It would be an understatement to say that Italy fares poorly under our International Tax Competitiveness Index. Italy ranks as the second-worst overall tax system in the OECD, behind only France.
It takes a lot of...
When voters in Washington took to the polls in November of 2011 to approve Initiative 1183, which ended the government’s monopoly on liquor sales, the last thing they expected was to pay more for their alcohol. But instead of cheaper alcohol, residents of the Evergreen State kept the 20.5% spirits sales tax and $3.77 per liter excise tax, but also picked up several new fees. As we noted back in 2012, retailers now pay a liquor retailer license fee of 17 percent of gross revenues along with an annual renewal fee of $166. Distributors must pay a license fee of 10 percent of gross revenues. As a result, Washington has the highest liquor taxes in the nation, with tax bills that approach 100 percent of the sale price of some products.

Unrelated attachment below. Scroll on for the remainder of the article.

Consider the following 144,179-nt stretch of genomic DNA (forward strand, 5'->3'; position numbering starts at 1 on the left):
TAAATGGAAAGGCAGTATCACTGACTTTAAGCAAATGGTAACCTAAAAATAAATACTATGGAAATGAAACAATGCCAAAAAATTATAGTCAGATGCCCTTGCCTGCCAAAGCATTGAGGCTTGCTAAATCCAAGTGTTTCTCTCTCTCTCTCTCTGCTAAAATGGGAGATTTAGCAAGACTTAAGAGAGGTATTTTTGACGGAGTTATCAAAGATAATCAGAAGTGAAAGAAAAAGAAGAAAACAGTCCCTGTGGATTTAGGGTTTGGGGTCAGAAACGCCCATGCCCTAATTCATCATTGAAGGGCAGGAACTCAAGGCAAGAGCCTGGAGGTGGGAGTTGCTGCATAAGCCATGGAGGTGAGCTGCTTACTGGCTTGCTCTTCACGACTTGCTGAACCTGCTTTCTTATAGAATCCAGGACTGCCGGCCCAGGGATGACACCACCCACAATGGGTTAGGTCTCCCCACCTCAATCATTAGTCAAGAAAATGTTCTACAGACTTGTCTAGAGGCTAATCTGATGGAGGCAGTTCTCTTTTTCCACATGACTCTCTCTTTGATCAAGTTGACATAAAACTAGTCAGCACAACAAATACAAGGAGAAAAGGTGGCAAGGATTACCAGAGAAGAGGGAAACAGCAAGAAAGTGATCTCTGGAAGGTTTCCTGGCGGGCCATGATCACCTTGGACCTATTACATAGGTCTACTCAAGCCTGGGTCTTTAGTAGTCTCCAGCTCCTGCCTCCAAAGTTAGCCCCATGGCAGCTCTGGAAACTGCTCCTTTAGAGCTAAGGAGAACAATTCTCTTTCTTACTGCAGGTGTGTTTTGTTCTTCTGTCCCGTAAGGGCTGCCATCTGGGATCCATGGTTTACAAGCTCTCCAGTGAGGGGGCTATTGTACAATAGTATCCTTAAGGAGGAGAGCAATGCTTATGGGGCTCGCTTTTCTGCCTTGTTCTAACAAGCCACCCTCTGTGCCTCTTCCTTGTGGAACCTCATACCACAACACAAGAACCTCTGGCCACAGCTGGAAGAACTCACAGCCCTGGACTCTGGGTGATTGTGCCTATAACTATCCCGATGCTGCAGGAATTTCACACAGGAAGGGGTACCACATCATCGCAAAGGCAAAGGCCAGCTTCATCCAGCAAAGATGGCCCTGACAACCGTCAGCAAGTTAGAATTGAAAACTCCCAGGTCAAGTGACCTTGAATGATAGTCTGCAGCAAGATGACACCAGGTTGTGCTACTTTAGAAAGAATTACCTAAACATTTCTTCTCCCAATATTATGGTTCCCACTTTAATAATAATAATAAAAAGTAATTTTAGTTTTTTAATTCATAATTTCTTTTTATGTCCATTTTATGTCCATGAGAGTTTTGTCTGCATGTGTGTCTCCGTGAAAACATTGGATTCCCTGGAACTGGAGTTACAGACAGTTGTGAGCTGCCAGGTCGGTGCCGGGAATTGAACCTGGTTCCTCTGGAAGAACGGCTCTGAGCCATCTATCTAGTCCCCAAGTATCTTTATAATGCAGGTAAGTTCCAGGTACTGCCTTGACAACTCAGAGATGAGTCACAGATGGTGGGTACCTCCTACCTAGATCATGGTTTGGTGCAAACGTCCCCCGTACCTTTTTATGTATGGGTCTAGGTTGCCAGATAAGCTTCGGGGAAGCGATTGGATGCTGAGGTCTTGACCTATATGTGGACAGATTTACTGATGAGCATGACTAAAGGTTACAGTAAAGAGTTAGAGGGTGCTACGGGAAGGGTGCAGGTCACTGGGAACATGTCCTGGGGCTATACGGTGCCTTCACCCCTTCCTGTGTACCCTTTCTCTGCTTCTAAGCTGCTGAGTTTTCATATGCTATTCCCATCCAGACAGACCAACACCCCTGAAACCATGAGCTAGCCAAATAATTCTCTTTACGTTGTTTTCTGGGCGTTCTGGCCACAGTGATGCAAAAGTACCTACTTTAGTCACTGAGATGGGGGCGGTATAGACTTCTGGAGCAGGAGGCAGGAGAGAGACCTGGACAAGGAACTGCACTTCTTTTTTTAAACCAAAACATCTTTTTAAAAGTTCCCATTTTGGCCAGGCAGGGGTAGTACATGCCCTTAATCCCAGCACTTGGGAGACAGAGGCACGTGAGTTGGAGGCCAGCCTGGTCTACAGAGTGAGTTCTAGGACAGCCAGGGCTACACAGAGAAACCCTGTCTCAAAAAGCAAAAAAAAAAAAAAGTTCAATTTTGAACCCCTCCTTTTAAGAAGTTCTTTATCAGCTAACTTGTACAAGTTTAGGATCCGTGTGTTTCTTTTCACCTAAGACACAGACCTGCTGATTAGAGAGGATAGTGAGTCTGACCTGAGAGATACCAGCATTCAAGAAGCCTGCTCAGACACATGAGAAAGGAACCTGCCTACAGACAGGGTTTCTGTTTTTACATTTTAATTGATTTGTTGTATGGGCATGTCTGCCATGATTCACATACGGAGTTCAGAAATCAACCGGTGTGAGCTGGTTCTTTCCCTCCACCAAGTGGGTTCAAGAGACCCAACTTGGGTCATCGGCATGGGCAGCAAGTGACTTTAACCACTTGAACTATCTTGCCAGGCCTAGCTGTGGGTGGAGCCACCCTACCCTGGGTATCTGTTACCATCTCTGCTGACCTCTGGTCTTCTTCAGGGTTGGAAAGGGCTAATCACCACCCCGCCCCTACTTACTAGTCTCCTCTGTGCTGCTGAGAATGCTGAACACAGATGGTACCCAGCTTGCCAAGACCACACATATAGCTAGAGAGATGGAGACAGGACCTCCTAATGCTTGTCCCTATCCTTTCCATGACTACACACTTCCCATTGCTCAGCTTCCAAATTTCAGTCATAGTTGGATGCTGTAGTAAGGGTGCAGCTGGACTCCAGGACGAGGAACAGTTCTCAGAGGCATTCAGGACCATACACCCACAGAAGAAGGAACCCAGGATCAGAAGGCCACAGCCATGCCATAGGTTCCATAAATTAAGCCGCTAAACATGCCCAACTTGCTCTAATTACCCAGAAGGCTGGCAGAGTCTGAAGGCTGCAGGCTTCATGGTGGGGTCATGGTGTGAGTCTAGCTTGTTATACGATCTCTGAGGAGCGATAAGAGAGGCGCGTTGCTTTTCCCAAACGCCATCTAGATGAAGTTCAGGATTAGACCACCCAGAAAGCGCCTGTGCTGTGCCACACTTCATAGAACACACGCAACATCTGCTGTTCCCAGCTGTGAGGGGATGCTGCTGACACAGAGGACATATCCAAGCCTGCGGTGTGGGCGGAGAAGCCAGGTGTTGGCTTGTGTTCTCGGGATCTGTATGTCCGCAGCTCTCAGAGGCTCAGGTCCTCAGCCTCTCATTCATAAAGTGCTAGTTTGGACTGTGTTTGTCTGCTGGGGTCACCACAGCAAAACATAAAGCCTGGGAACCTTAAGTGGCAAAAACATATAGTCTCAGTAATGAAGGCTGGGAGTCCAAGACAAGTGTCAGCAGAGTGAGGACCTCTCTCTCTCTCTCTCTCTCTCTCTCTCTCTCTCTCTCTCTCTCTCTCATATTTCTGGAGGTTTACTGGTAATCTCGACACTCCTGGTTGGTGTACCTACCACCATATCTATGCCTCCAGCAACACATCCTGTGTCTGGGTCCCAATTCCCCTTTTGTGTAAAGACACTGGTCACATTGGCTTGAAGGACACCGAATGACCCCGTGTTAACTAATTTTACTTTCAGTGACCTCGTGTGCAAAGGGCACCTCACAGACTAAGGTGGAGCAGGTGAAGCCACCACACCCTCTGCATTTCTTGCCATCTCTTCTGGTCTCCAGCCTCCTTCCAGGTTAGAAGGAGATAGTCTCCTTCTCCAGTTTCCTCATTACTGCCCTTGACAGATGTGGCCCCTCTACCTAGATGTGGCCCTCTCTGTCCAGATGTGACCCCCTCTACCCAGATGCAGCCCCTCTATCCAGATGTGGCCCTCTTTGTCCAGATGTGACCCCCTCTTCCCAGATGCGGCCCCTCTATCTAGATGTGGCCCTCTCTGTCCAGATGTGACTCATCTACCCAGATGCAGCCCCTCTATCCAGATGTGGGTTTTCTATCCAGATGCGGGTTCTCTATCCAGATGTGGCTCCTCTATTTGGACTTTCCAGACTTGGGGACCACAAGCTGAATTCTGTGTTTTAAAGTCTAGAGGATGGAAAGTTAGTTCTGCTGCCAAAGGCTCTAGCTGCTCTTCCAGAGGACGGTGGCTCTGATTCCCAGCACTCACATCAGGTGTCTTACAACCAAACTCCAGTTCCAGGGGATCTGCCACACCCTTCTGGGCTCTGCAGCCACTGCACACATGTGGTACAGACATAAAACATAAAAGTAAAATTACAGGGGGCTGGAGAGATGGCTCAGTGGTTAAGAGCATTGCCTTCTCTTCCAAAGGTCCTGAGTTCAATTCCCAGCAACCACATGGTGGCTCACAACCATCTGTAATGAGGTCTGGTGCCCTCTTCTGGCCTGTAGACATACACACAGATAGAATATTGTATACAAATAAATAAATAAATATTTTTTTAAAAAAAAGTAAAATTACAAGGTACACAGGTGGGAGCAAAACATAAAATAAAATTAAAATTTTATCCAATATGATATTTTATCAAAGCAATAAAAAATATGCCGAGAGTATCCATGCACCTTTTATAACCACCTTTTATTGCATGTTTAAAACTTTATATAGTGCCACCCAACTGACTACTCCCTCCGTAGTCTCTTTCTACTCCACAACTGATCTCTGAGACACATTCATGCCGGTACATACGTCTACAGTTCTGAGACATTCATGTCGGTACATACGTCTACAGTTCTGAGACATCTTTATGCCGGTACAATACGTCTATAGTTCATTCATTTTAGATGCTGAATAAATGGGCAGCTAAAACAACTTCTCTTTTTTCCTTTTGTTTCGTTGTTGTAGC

In order to avoid these high taxes, Washingtonians have turned to their neighbors, Idaho and Oregon, where state taxes on spirits stand at $10.92 and $22.73 per gallon compared to Washington’s $35.22 per gallon. For context, the national median liquor tax is $5.53 per gallon.
So much cross border shopping has occurred that Idaho constructed a new liquor store on the border and has reportedly increased revenue by around $10 million from business with Washingtonians. In a very real sense, consumers are expressing their frustration with their feet.
Sen. Janéa Holmquist Newbry has proposed a bill that would lower the 20.5 percent liquor sales tax to 6.5 percent over the course of eight years. Local sales taxes, which are currently not levied on distilled spirits, would be levied on liquor sales. The net result is a tax cut, and a small step closer to more reasonable liquor taxation in Washington.
Check out our map of liquor taxes across the country.
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